Wednesday, May 1, 2013
Commodity funds and small speculators appear to have turned bearish on Corn futures, as the outlook for a potential record harvest seemed to portend lower prices this fall. However, experienced grain traders will note that weather related rallies are not uncommon every season, and this year's slow start to Corn plantings is amplified from tighter old-crop inventories after last season's drought. Monday's limit move in old-crop months may have been tied to short-covering by speculators, especially after near-term chart resistance levels failed to hold.
The Corn futures market received a jolt to end the month of April, as a cold and wet spring in the eastern and central parts of the Corn Belt has sparked fears of late plantings and possible acreage losses, which triggered a limit-up move in nearby futures prices. As of April 28th, the USDA reported that only 5% of the U.S. Corn crop had been planted, compared to nearly 50% last year. The key Corn producing states of Iowa and Illinois were 2% and 1% planted respectively, versus 36% average for the past 5 years. Weather forecasts are calling for more rainfall in the coming days, with the potential for an additional 3 to 5 inches seen in Iowa, Eastern Nebraska and Western Illinois, which will further delay planting in these important Corn producing states. However, this increased moisture should help to elevate some of the lingering dry conditions in the western areas of the Corn Belt, which has been mired in a moderate to severe drought. Though Corn plantings are at their lowest levels in nearly 30 years for this time of year, what really seems to "make or break" Corn production is weather conditions during July and early August. So if Mother Nature does not send a repeat of last year's severe drought, there is still room for above average yields, despite a late start to the Corn crop.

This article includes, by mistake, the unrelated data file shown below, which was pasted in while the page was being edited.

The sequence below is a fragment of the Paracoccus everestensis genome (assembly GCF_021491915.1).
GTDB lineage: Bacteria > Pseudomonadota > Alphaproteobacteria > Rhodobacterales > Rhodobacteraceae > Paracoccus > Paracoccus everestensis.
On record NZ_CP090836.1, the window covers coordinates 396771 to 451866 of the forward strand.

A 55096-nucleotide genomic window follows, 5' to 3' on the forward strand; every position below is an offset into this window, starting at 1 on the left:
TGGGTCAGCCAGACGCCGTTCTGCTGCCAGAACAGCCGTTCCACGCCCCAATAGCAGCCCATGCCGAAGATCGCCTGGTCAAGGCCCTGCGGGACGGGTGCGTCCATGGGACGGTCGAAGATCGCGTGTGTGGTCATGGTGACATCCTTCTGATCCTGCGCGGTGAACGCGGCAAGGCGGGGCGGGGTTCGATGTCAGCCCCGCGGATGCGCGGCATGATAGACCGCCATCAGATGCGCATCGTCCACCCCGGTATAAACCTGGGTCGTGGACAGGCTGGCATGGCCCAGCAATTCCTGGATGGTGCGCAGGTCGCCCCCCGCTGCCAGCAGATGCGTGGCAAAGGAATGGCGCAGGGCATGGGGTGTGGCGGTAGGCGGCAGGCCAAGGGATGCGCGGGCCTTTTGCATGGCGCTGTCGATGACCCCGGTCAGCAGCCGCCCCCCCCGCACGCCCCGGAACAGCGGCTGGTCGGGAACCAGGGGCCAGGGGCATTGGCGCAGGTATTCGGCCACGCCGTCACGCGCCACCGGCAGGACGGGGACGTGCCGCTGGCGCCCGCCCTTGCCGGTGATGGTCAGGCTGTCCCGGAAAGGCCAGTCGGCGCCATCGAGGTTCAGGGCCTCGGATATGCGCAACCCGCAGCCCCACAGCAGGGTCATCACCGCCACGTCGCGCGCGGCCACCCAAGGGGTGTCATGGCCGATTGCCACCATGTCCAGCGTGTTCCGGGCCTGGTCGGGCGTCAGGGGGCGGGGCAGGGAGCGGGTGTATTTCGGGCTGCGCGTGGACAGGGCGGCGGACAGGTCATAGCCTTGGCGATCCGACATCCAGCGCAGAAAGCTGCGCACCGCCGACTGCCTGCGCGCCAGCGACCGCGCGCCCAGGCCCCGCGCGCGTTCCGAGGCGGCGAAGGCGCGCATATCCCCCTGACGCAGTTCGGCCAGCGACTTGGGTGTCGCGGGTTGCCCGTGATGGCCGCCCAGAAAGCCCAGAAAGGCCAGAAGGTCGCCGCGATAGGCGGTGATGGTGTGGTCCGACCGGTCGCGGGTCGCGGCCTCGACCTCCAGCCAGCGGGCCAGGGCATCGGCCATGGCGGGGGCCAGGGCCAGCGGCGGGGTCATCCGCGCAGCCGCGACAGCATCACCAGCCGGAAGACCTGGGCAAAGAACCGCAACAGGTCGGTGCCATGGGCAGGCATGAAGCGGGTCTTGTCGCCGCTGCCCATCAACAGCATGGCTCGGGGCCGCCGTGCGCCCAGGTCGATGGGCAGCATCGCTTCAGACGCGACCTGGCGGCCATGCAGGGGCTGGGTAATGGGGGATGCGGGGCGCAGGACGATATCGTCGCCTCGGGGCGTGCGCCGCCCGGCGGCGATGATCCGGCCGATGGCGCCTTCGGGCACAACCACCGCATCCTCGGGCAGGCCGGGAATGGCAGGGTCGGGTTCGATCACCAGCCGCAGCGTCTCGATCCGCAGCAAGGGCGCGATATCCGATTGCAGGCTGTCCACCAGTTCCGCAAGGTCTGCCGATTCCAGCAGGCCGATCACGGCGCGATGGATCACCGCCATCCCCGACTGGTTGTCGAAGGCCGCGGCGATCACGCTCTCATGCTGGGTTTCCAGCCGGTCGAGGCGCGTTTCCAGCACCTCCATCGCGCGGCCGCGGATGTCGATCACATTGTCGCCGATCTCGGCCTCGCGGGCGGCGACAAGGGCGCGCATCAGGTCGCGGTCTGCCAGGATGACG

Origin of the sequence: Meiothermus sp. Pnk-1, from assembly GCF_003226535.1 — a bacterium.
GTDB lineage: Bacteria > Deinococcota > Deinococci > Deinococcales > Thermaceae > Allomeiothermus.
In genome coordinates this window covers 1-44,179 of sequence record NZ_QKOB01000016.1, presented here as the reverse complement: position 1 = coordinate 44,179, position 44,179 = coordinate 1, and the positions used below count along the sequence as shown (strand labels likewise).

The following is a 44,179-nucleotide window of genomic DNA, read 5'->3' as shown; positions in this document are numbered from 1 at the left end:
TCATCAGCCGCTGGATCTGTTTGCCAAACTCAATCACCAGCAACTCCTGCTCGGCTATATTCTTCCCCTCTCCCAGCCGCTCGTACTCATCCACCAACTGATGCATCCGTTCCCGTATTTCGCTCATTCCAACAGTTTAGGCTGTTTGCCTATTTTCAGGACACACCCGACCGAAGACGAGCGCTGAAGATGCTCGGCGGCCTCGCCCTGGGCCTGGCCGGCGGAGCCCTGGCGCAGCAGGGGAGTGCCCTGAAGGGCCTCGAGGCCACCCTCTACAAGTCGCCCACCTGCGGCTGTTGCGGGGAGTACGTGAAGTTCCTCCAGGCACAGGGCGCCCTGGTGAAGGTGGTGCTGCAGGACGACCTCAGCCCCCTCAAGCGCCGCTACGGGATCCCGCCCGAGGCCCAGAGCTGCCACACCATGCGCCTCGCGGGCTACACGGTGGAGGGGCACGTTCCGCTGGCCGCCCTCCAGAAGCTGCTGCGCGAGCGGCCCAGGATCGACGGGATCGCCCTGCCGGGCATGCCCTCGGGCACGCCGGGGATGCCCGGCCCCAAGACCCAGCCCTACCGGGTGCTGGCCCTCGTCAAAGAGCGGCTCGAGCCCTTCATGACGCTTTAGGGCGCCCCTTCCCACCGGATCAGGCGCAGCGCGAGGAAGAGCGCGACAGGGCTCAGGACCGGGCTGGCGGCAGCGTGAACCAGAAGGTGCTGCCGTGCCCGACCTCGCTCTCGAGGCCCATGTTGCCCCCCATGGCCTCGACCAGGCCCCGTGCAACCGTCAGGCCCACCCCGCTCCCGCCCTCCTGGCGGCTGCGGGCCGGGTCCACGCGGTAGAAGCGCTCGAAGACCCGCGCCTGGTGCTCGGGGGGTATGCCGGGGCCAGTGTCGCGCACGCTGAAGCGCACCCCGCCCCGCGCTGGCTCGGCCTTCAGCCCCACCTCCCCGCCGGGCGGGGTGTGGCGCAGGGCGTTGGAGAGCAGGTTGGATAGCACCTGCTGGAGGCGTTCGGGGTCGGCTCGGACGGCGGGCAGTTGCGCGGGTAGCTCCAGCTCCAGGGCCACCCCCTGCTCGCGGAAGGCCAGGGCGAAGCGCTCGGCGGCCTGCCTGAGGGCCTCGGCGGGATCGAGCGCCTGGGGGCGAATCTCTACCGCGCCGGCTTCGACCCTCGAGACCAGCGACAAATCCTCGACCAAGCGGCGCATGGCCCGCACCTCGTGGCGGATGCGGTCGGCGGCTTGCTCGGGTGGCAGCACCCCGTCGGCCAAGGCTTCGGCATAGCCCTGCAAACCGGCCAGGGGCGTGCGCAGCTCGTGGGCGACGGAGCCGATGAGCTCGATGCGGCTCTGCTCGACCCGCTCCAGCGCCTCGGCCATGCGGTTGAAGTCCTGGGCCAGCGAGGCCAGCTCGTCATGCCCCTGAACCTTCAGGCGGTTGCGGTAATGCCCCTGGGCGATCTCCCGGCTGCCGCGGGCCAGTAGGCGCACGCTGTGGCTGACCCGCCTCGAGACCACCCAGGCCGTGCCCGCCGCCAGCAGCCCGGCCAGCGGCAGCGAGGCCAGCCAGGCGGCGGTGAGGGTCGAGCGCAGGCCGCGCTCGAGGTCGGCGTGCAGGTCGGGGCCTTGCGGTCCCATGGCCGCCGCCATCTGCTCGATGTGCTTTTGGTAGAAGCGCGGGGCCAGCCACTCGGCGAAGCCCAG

Looking at the daily chart for December Corn, we note the two-day rally in prices which added nearly 50-cents to new-crop prices before a late session sell-off on Tuesday capped the up-move. Some of this late selling may have occurred once it appeared that prices would not reach recent highs near 575.00. Corn momentum has moved from near oversold levels earlier in April to a more neutral reading of 56.39 on the 14-day RSI. The high made on March 27th of 573.75 looks to be the next resistance level for December Corn, with support found at the 20-day moving average, currently near the 539.50 price level.
Mike Zarembski, Senior Commodity Analyst